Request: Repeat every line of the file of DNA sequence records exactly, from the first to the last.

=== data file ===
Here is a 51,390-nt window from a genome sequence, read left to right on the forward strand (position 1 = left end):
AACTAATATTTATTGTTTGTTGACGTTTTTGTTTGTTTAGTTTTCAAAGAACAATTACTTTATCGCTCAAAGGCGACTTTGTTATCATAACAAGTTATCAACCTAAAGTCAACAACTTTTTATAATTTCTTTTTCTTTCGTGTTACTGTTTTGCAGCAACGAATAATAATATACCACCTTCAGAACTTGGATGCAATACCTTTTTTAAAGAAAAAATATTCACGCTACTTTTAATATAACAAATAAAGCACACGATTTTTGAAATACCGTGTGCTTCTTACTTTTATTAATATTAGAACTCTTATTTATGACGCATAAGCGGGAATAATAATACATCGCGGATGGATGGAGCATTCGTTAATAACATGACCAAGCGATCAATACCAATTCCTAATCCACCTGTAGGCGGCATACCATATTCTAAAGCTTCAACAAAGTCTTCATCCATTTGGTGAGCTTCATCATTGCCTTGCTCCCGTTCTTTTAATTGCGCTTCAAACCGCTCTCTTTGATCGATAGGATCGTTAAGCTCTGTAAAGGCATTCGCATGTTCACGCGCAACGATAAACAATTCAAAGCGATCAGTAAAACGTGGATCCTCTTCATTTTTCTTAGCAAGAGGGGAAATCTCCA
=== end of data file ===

Here is a 51,390-nt window from a genome sequence, read left to right on the forward strand (position 1 = left end):
AACTAATATTTATTGTTTGTTGACGTTTTTGTTTGTTTAGTTTTCAAAGAACAATTACTTTATCGCTCAAAGGCGACTTTGTTATCATAACAAGTTATCAACCTAAAGTCAACAACTTTTTATAATTTCTTTTTCTTTCGTGTTACTGTTTTGCAGCAACGAATAATAATATACCACCTTCAGAACTTGGATGCAATACCTTTTTTAAAGAAAAAATATTCACGCTACTTTTAATATAACAAATAAAGCACACGATTTTTGAAATACCGTGTGCTTCTTACTTTTATTAATATTAGAACTCTTATTTATGACGCATAAGCGGGAATAATAATACATCGCGGATGGATGGAGCATTCGTTAATAACATGACCAAGCGATCAATACCAATTCCTAATCCACCTGTAGGCGGCATACCATATTCTAAAGCTTCAACAAAGTCTTCATCCATTTGGTGAGCTTCATCATTGCCTTGCTCCCGTTCTTTTAATTGCGCTTCAAACCGCTCTCTTTGATCGATAGGATCGTTAAGCTCTGTAAAGGCATTCGCATGTTCACGCGCAACGATAAACAATTCAAAGCGATCAGTAAAACGTGGATCCTCTTCATTTTTCTTAGCAAGAGGGGAAATCTCCA